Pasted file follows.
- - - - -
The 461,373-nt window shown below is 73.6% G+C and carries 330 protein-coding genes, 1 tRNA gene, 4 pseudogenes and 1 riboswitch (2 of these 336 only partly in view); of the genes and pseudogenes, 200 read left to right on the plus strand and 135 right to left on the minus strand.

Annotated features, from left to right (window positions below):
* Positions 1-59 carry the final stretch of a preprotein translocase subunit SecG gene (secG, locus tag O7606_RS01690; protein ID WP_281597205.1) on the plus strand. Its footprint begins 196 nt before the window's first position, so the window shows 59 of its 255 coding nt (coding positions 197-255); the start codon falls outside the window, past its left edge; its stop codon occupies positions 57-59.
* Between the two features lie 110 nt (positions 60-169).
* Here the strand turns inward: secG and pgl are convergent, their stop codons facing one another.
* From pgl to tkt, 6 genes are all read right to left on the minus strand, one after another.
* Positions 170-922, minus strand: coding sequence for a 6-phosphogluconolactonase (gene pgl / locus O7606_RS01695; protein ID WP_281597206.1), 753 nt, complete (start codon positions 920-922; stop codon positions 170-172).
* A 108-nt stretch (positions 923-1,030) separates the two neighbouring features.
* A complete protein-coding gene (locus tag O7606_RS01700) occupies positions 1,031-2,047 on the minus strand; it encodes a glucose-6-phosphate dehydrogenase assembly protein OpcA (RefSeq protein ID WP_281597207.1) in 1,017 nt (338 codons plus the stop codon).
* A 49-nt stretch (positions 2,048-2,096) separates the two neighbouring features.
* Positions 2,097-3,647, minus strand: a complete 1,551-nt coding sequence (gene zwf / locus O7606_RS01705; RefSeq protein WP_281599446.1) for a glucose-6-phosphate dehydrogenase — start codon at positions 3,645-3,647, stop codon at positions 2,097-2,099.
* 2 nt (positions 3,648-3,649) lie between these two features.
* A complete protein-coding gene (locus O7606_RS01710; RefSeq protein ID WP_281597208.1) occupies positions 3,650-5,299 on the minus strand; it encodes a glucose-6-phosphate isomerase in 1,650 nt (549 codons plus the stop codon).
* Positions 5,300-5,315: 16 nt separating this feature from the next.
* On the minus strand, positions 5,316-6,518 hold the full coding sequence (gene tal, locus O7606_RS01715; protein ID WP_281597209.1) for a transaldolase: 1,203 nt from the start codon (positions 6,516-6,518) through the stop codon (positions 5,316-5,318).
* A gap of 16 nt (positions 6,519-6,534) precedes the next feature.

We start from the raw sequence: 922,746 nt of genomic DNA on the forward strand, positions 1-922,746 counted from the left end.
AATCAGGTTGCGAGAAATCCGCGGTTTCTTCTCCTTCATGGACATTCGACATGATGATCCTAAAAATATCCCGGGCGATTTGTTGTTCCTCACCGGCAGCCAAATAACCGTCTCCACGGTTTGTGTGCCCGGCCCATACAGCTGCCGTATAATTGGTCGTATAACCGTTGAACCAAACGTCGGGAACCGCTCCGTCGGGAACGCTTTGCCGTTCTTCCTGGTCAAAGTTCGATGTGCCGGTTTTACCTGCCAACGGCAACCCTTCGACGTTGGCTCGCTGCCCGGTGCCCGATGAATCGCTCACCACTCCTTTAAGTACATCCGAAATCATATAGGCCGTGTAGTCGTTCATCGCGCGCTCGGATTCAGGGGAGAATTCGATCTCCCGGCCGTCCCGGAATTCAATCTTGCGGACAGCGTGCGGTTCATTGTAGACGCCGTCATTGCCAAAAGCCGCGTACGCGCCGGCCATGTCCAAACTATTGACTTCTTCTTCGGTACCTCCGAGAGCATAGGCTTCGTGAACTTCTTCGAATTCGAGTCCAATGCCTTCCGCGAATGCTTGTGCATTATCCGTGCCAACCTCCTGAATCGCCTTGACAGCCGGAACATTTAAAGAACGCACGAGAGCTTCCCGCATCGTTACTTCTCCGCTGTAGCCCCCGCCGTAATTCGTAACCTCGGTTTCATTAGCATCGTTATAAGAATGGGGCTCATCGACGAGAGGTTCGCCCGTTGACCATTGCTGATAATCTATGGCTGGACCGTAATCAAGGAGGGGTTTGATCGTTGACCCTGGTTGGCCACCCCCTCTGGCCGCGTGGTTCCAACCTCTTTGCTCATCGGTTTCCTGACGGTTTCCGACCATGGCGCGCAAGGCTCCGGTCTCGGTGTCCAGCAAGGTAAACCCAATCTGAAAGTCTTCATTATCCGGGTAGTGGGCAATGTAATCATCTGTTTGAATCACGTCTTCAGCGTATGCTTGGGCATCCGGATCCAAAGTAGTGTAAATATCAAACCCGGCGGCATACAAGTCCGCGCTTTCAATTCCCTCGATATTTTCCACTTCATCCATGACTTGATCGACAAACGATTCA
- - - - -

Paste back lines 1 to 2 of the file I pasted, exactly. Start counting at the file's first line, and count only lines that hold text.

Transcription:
The 461,373-nt window shown below is 73.6% G+C and carries 330 protein-coding genes, 1 tRNA gene, 4 pseudogenes and 1 riboswitch (2 of these 336 only partly in view); of the genes and pseudogenes, 200 read left to right on the plus strand and 135 right to left on the minus strand.

Annotated features, from left to right (window positions below):